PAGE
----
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  • Writer's pictureAnna

Martin & Florian: biking through the Tagliamento

I had the chance to get in touch with a photographer and a journalist who have been biking a long way to report on climate stories from the road. Short after starting their journey they came to the Tagliamento and met my family. Even though I was not around, I managed to have a few nice exchanges with them, and I report here a short interview with Martin.

Why brought you to bike through Friuli and the Tagliamento?

Sometime in 2021, Martin and I started the project Grüne Spur, "Green Trail". Our idea was to bike from Switzerland to Mongolia and cover various issues connected to climate change and environmental issues along the way. Martin is a bike-loving freelance photographer and I am a journalist working on climate change. So we decided to combine our skills and write a book about what we could research on the way: the people that fight for a better world, the disasters that are the result of climate change, the lessons we can learn from other places. The Tagliamento was blocking our path to Slovenia and the Balkans, so to speak. And since it's one of the last remaining wild rivers in Europe, we wanted to see it for ourselves and write about the people that fight for the Tagliamento.

Photo Martin Bichsel

How did we find each other?

We started cycling in Bern on January 4th. Around the time we arrived in Venice, one of our contacts mentioned that you are an expert on the situation of the Tagliamento. So I sent a quick email to you and luckily you replied in an instant—something journalists like me both love and hate. Writing an email to a contact is often a feeling of «I got this done for today, let's see how long it will take to get a reply». But you had the audacity to reply within minutes. Joking aside, we were in the middle of nowhere – one of these places that are completely empty in the touristic off-season—and Martin was fixing a flat tire, when you called me and set up a meeting the next day with your lovely family and your sister Chiara who then proceeded to put us into contact with so many other lovely and interesting people along the river.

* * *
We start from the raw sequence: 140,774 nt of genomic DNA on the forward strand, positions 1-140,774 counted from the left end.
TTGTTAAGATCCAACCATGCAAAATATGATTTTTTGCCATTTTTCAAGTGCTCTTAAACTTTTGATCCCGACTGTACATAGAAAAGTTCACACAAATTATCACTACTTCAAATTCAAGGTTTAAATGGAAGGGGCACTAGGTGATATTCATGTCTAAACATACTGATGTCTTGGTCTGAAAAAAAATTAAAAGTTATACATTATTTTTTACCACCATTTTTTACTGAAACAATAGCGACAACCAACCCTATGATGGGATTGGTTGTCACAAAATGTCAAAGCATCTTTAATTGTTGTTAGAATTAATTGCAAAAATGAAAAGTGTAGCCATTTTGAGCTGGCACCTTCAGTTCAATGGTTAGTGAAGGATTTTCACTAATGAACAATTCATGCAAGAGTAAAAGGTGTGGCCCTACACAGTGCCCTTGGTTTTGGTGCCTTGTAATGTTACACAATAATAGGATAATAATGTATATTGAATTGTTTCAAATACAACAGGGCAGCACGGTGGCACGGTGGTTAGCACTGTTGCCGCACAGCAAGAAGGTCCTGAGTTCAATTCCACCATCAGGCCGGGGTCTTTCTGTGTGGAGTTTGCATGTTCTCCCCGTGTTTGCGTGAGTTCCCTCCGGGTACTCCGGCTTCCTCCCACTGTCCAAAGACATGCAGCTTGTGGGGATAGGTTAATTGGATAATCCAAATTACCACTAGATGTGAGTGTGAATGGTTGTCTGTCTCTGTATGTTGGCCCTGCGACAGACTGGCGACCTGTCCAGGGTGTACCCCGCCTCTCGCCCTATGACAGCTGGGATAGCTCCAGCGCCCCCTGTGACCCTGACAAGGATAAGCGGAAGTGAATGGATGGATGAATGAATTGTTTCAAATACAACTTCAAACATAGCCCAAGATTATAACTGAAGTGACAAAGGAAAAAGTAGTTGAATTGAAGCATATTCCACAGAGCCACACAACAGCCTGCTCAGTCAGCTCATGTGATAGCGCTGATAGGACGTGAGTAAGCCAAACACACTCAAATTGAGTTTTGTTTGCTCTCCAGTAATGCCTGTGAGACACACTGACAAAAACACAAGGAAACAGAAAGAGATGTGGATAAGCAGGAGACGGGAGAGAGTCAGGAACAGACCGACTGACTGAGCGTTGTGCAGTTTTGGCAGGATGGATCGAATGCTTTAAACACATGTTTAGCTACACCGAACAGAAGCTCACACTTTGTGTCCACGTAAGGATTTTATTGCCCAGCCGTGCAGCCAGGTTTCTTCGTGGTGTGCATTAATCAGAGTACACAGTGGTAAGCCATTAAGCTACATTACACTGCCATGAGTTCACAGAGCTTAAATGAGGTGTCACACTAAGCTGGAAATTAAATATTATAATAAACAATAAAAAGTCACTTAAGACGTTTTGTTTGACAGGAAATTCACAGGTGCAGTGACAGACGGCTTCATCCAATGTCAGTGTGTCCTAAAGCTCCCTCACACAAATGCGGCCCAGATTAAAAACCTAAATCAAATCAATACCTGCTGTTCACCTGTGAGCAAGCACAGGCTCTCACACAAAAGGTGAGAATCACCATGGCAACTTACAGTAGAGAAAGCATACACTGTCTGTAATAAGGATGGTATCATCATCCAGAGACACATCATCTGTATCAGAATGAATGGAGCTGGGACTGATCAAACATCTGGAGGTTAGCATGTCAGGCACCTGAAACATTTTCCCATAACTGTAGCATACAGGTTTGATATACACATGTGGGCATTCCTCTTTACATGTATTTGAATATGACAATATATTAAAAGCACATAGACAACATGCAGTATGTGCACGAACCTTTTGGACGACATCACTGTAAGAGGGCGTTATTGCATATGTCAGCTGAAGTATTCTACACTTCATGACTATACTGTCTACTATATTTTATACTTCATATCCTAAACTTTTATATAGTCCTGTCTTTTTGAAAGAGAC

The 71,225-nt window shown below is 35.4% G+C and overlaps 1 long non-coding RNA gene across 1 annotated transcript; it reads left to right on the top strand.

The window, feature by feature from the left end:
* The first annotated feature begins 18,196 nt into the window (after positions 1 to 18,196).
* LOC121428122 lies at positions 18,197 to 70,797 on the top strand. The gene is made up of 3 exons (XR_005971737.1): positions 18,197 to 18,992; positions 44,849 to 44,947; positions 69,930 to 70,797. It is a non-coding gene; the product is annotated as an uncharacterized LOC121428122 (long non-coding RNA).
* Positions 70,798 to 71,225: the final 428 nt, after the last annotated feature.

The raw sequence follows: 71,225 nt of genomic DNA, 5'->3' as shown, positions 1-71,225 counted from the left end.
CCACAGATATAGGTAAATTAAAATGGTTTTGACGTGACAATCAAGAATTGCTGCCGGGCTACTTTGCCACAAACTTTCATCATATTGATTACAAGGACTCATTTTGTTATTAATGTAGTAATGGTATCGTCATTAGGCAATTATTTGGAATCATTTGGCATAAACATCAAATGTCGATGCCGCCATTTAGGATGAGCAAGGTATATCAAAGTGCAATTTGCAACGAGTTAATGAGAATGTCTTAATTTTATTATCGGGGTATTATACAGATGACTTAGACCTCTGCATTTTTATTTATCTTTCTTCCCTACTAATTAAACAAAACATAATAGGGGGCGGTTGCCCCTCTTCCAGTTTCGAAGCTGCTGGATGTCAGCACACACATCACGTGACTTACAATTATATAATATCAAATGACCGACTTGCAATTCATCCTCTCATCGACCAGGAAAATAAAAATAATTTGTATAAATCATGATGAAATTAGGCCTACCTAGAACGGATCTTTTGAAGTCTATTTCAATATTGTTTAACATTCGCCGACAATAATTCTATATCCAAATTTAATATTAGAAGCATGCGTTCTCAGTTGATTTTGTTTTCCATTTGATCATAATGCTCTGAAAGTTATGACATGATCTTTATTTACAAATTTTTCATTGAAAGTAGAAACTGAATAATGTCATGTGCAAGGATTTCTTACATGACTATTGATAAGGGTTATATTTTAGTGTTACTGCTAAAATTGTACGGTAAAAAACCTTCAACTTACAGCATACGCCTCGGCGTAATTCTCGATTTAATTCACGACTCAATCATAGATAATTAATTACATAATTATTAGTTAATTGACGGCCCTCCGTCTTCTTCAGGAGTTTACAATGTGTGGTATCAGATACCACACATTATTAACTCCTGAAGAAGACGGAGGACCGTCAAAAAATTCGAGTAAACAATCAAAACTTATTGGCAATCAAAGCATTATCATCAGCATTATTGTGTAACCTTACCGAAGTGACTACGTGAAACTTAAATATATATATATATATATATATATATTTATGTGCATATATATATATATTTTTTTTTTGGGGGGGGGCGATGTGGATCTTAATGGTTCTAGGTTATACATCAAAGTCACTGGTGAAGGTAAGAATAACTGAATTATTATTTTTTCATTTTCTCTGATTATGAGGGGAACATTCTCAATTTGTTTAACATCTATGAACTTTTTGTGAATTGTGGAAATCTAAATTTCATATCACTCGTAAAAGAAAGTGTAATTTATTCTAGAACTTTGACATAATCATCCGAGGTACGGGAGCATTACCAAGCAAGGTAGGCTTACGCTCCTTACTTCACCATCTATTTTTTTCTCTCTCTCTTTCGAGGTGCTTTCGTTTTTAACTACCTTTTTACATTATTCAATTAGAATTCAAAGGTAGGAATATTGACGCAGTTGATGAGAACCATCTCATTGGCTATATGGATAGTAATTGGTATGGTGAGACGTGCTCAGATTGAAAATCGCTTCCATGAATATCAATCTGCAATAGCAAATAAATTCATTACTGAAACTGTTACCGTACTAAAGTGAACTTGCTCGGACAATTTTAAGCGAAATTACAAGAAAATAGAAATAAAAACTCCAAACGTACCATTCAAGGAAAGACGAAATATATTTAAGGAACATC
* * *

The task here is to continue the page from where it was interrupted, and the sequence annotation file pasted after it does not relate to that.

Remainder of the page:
Are you still cycling at the moment?

We are both back in Switzerland now. After the start of the war in Ukraine, we changed our plans to reach Mongolia completely. Since we didn't want to fly, Mongolia was cut off from us—Russia and China being the only two neighboring countries. So we said goodbye to the dream of reaching Ulaanbaatar. Additionally, my mental health deteriorated in the coming weeks as I was feeling lonely and homesick and the war wasn't helping with that. Finally, I decided to head home again, while Martin wanted to continue at least to Teheran. I took a bus back to Switzerland from Sinop, on the northern coast of Turkey, after we did our last story on the victims of floods along the Black Sea coast. Martin carried on to Teheran but decided to cycle back home from there too, as Central Asia felt like a dead end—with visa-issues and hurdles of getting back without flying. He returned to Switzerland after over 12000 kilometers on the bike in September.

Photo Martin Bichsel

What are you doing now then?

After cycling, the work is only getting started. I'm currently trying to put all the different research we did on the way together into a coherent—and hopefully interesting—story. Meanwhile, Martin is selecting the right photos to underline these stories. After that, there's the job of putting everything together into a nice book. So there's still a lot of work to be done. At the same time it's refreshing and motivating to listen to all the interviews we conducted and hear the voices of active people that are trying to make the world a better place.

What is the role of journalism in adapting to climate change?

That's a tough question. On the one hand, journalism is supposed to be balanced and «neutral». On the other hand, it's ultimate goal is truth—whatever that turns out to be. And the truth is that without immediate and large-scale action, climate change will only get worse and threaten the future of our planet as we know it. So I feel it's our duty as journalists to educate the general public on the impact that climate change has on our lives—including the possibilities for remedies and strategies that can make the world a habitable place for future generations. At the same time, journalists are humans and as such we have a moral obligation to stop the harming of others—if it's in our power. So we need to change our behaviour to match what we are researching and writing about.

Are you also trying to save the world?

Everyone should try to save the world if it's in their power. But we shouldn't overestimate our own impact. I'm just a pretty unknown journalist in a rich and morally corrupt country. There's only so much I can do. But we shouldn't underestimate ourselves either. Even though it sounds a bit esoteric, but every action counts. If I decide today to not make the world worse off, that certainly has an impact. So, basically, I'm trying to make the world a better place every day—even though it's not always clear what that would require of me and even though I often fail to live up to my aspirations. As long as the good intentions are alive, hope remains.

Photo Florian Wüstholz

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